In the beginning, Logan and Hesh aren’t yet Ghosts, just regular soldiers under the command of their father, Captain Elias Walker. It isn’t long before the titular squad appears, leading to a reveal that surprises no one and the subsequent joining of the Ghosts by the Walker boys. From here the plot gets extremely uneven, alternating between thrilling set pieces and dull, derivative schlock. One scene in particular is ripped whole from the movie Dark Knight Rises; there’s no mistaking it, and I audibly groaned when I realized it. Also, apparently, Ghosts are that in more than just name, as a couple of characters are capable of taking several bullets at point blank range with barely a flinch.
It IS worth sticking it out through the mid-game lull, however, as things definitely take a turn for the better in the third act and the game ends on a strong note. In fact, the uneven plot doesn’t really distract much from some excellent level design and set pieces throughout- what’s a little eye-rolling as long as it’s good shooty fun, right? The underwater and space levels in particular are ridiculously fun, even if it makes no sense that firing an assault rifle in zero gravity doesn’t send you hurtling backwards with every recoil — even Moonraker had the sense to use lasers. There were several moments during the better parts of the game where the vibe was not unlike a James Bond movie, which had me wondering aloud what Infinity Ward could do with the franchise if given the chance.
The Next-Gen difference
Having spent extensive time with both the PS4 and PS3 versions of the game (as well as the Xbox One and 360 versions), the differences between current-gen and next-gen lie more in the visual details than anything else; faces are softer and feel more human than they ever have, environmental effects are more detailed and realistic, and the space scenes are exponentially more stunning on the PS4. There were a few occasions where I experienced frame-rate issues, but the added lushness made for a much more cinematic experience.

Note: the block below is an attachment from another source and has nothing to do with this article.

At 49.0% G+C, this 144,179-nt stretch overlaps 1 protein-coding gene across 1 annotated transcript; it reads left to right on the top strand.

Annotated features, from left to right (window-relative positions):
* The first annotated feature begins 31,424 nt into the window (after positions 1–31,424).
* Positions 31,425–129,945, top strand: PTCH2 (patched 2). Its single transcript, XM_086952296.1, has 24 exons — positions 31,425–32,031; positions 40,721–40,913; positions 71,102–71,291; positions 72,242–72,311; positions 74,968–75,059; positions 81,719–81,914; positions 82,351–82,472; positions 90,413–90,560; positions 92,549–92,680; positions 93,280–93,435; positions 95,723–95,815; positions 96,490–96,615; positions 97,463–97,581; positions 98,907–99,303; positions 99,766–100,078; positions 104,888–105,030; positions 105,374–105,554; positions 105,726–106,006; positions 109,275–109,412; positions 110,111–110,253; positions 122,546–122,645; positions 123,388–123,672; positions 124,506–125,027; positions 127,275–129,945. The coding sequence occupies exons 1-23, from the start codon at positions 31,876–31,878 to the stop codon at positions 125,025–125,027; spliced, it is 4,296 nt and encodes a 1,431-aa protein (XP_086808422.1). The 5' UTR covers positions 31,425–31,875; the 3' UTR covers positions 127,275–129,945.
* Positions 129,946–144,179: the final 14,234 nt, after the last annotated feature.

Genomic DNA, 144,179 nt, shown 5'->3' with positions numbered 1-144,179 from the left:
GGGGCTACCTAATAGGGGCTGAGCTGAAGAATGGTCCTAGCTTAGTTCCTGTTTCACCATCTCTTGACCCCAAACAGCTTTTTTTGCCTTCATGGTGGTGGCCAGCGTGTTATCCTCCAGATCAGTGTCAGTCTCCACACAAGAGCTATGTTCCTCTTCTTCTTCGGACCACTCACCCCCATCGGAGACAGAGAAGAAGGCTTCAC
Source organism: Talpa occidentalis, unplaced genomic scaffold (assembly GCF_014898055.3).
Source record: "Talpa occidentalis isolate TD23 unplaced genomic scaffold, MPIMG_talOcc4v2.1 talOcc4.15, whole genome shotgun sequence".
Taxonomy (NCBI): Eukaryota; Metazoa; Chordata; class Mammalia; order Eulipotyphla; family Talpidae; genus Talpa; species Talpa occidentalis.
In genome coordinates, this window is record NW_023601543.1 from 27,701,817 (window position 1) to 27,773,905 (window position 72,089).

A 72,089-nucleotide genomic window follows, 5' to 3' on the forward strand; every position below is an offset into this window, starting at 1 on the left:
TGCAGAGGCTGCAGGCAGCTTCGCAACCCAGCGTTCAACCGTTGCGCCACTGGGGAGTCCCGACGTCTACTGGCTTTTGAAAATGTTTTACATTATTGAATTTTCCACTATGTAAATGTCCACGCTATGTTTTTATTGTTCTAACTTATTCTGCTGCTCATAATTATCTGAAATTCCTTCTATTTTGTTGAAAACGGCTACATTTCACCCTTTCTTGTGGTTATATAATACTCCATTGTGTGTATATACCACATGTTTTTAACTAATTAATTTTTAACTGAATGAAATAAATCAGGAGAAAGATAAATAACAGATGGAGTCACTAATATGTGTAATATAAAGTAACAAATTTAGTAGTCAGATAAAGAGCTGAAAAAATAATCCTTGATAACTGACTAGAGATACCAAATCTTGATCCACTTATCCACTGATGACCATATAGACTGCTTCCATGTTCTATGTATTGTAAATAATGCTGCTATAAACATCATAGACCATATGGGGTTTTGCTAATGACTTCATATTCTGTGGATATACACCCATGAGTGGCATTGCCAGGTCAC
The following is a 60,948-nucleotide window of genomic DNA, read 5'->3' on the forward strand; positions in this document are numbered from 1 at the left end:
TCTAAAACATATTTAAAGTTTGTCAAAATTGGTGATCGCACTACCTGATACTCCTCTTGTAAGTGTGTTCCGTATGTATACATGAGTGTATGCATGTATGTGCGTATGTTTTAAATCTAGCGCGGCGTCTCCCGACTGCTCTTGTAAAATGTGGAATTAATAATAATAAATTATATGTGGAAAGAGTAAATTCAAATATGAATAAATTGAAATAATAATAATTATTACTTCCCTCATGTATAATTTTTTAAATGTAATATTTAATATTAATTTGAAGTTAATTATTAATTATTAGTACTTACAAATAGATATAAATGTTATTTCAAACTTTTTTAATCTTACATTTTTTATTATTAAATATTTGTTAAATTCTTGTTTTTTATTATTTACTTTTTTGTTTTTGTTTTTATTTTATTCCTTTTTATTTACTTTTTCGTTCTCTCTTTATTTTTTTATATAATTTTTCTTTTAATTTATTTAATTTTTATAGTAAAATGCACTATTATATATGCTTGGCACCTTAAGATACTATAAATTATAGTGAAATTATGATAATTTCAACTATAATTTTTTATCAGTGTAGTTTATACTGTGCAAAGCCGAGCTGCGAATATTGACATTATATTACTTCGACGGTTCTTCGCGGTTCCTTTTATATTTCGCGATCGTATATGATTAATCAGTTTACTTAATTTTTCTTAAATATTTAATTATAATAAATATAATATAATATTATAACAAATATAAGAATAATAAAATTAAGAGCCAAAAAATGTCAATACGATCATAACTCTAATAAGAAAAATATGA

All that aside, the real draw to the Call of Duty games is the multiplayer, and while Ghosts doesn’t radically change the formula too much, the tweaks and new additions are very polished. Changes made to player customization are notable as much by what they took away as what they added. ‘Create-A-Class’ has become ‘Create-A-Soldier,’ allowing you to customize your character beyond just loadouts: heads, body types, even gender. It was nice hearing some female voices on the battlefield, finally. The new perks system jettisons the complexity of tiers and limiting the number of perks per tier, instead setting point values between one and five on each perk. Perks are divided into Speed, Handling, Stealth, Awareness, and Resistance, and you can equip up to eight points worth of perks — eleven if you forego secondary weapon and equipment choices. Every aspect of your loadout is governed by budget similar to Black Ops II’s ‘Pick 10’ point allocation system, and as usual the key to unlocking various weapons, attachments, perks, and equipment is gaining XP in multiplayer and earning tokens. There are roughly thirty new weapons, including a new Marksman Rifle class, which fit somewhere in between Sniper Rifles and Assault Rifles. The Honey Badger Assault Rifle became a quick favorite due to the built-in silencer. You can build up to ten soldiers in this way, each with a unique appearance, set of perks, and loadout, and each one can attain a level of prestige.